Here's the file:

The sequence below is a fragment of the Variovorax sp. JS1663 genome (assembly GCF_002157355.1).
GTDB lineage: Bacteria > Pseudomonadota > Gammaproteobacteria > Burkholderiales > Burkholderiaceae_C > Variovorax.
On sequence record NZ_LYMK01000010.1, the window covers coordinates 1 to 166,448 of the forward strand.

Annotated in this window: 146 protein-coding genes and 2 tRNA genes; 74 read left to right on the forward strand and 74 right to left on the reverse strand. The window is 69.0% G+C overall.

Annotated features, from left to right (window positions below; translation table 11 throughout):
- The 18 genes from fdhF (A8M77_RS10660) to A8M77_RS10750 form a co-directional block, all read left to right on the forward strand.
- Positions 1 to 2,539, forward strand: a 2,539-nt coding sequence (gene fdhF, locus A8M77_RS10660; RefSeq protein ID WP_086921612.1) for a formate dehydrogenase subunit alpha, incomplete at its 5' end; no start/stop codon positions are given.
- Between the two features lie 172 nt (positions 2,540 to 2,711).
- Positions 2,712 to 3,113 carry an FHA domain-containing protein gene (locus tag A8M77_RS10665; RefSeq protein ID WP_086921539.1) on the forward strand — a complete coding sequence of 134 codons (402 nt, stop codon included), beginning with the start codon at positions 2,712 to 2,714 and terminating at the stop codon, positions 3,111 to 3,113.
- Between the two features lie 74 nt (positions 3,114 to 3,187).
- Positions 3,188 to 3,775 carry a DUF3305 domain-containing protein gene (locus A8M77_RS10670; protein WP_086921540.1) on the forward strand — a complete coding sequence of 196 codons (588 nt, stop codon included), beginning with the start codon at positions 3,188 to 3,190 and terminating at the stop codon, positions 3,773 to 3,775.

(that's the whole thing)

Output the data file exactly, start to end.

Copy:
The sequence below is a fragment of the Variovorax sp. JS1663 genome (assembly GCF_002157355.1).
GTDB lineage: Bacteria > Pseudomonadota > Gammaproteobacteria > Burkholderiales > Burkholderiaceae_C > Variovorax.
On sequence record NZ_LYMK01000010.1, the window covers coordinates 1 to 166,448 of the forward strand.

Annotated in this window: 146 protein-coding genes and 2 tRNA genes; 74 read left to right on the forward strand and 74 right to left on the reverse strand. The window is 69.0% G+C overall.

Annotated features, from left to right (window positions below; translation table 11 throughout):
- The 18 genes from fdhF (A8M77_RS10660) to A8M77_RS10750 form a co-directional block, all read left to right on the forward strand.
- Positions 1 to 2,539, forward strand: a 2,539-nt coding sequence (gene fdhF, locus A8M77_RS10660; RefSeq protein ID WP_086921612.1) for a formate dehydrogenase subunit alpha, incomplete at its 5' end; no start/stop codon positions are given.
- Between the two features lie 172 nt (positions 2,540 to 2,711).
- Positions 2,712 to 3,113 carry an FHA domain-containing protein gene (locus tag A8M77_RS10665; RefSeq protein ID WP_086921539.1) on the forward strand — a complete coding sequence of 134 codons (402 nt, stop codon included), beginning with the start codon at positions 2,712 to 2,714 and terminating at the stop codon, positions 3,111 to 3,113.
- Between the two features lie 74 nt (positions 3,114 to 3,187).
- Positions 3,188 to 3,775 carry a DUF3305 domain-containing protein gene (locus A8M77_RS10670; protein WP_086921540.1) on the forward strand — a complete coding sequence of 196 codons (588 nt, stop codon included), beginning with the start codon at positions 3,188 to 3,190 and terminating at the stop codon, positions 3,773 to 3,775.